On January 16, 2013, around 40 al Qaeda-affiliaqted terrorists took over the Tigantourine gas facility near In Amenas, Algeria, taking more than 800 people hostage. During the initial takeover and a subsequent four-day siege, militants went door to door in search of foreigners, then held them hostage, executed them, or used them as human shields. As a result, 39 people from nine countries died. Just two months later in March, the head of Exxon Mobil’s Egypt and Cyprus unit was captured along with his wife by armed kidnappers in Sinai. They were held briefly before being released the same day.
While the two situations had different outcomes, they illustrate the growing danger for executives and employees while traveling for business purposes. Kidnappings and hostage situations, while infrequent, are a real threat that must be considered for executives and the security teams preparing them for transit, especially in certain high-risk parts of the world. By training for the worst case scenarios, a number of smaller but serious threats can also be addressed.
To truly prepare executives in counter-kidnapping tactics, practical skills must be honed. These skills were once the privilege of only a select few—namely security and protection professionals—but they must be taught to all members of the organization who may find themselves in harm’s way. Because the potential for business growth and profit gained from international trips often outweighs the risk of doing business in dangerous areas, precautions must be taken and contingency plans devised to mitigate the inevitable risks involved.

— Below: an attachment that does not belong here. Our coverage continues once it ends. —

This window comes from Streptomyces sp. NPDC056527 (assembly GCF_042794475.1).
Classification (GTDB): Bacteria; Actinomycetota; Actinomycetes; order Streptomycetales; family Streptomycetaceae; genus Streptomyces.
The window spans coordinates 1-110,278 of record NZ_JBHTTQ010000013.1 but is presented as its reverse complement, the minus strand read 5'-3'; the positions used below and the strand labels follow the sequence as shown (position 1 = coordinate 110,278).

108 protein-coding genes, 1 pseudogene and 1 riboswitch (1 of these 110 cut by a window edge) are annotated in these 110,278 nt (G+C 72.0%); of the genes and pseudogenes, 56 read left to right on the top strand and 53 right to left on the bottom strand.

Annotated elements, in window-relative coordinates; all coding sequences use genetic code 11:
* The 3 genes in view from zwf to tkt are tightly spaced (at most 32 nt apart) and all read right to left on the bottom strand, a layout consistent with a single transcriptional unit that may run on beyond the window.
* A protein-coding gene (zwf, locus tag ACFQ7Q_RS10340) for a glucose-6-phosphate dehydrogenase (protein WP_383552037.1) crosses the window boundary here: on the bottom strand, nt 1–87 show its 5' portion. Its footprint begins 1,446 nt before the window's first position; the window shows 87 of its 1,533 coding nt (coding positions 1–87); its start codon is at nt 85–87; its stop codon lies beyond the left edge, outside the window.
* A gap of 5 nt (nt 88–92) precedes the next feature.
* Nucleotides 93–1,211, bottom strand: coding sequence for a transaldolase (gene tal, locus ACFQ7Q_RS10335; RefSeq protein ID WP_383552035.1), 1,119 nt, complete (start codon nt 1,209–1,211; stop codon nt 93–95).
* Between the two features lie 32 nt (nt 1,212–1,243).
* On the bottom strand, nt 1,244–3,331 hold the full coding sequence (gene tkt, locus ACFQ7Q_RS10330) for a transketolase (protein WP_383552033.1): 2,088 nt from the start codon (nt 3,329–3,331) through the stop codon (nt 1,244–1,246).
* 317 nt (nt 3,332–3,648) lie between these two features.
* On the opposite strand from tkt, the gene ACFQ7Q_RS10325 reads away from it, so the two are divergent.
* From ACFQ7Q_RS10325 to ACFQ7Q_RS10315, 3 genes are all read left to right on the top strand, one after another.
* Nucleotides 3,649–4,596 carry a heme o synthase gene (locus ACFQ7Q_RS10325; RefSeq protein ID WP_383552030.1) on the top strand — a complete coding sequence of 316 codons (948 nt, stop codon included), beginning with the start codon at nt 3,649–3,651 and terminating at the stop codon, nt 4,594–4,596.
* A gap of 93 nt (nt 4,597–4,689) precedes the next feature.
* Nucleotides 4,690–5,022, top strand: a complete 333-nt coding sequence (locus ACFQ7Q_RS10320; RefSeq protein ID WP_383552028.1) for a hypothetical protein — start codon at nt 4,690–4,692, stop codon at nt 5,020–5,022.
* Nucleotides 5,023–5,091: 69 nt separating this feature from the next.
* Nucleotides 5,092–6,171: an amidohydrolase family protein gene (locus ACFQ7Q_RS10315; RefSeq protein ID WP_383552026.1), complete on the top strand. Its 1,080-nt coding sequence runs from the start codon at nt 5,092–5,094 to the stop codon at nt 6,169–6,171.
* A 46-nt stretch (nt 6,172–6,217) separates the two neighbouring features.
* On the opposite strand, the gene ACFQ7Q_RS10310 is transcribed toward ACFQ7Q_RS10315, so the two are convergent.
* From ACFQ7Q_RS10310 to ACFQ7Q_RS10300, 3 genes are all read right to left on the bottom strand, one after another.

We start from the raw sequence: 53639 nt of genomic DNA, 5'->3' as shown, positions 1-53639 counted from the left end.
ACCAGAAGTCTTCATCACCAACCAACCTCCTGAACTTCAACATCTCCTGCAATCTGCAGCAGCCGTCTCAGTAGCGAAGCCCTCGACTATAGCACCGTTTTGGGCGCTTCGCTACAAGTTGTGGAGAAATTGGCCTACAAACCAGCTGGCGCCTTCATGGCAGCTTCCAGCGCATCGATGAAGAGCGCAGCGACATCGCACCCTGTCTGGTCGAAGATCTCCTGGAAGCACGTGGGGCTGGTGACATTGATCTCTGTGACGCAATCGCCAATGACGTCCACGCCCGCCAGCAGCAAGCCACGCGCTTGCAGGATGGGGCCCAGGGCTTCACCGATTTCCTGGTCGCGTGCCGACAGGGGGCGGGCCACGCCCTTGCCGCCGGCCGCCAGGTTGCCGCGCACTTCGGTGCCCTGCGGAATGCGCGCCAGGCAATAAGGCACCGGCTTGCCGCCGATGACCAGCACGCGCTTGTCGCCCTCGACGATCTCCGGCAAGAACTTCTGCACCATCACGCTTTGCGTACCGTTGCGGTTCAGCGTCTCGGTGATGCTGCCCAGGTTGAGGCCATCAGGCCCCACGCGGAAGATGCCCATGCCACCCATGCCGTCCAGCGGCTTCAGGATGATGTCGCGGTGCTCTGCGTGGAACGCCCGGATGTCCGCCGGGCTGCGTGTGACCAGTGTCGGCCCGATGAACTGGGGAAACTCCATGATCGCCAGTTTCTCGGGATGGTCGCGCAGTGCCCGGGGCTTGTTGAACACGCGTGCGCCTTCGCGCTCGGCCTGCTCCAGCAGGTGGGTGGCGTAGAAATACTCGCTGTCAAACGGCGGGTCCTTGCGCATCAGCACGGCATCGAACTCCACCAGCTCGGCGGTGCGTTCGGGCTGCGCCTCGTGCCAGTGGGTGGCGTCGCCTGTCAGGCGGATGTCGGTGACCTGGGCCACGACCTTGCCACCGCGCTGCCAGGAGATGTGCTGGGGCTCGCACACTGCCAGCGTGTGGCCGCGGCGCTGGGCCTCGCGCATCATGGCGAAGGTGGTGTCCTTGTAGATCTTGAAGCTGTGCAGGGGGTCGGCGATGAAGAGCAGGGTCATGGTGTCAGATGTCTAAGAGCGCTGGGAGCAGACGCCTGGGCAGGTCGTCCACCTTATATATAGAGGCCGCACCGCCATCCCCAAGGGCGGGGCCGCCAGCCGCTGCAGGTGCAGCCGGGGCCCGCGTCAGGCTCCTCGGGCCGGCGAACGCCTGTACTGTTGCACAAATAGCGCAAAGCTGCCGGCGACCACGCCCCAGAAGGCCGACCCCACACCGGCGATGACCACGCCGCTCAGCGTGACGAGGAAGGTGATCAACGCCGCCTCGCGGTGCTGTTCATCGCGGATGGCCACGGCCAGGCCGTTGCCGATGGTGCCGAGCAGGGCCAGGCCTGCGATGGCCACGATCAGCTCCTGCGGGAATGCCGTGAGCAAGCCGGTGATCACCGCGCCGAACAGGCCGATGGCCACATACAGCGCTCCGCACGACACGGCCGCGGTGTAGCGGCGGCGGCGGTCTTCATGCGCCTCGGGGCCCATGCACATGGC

There are four steps the chief security officer (CSO) of an organization or team responsible for travel security should take to increase safety whenever employees visit a potentially dangerous area of the world. Each part of this travel security plan includes a variety of nuances and could fill several articles. This article provides just a brief overview of these four steps: planning, training, tracking, and preparing for emergency procedures.
One of the most critical aspects of travel security is the planning stage. This crucial part of the process is also the most labor-intensive, so having a dedicated individual for this task can be of great value. Executives do not have the time or expertise to conduct a thorough and appropriate intelligence-gathering and travel-planning operation on their own. The dedicated individual can be the CSO of the organization or a specialist on staff appointed by him or her, a security team, or even a contracted intelligence company. Incorporating information from family members or other dependents who might be accompanying the executive is also necessary.
Modes of travel. Thorough, advanced planning is a detailed process that includes all aspects of travel, stay, and return to home base. Starting with the flight, the best mode of travel must be decided: commercial or private. Cost is a major factor, but the extra cost may be necessary if anonymity is an important element. Deciding where to leave from and where to land also plays a key role, as some places have less governmental involvement or may be located in better or worse areas in the country of destination.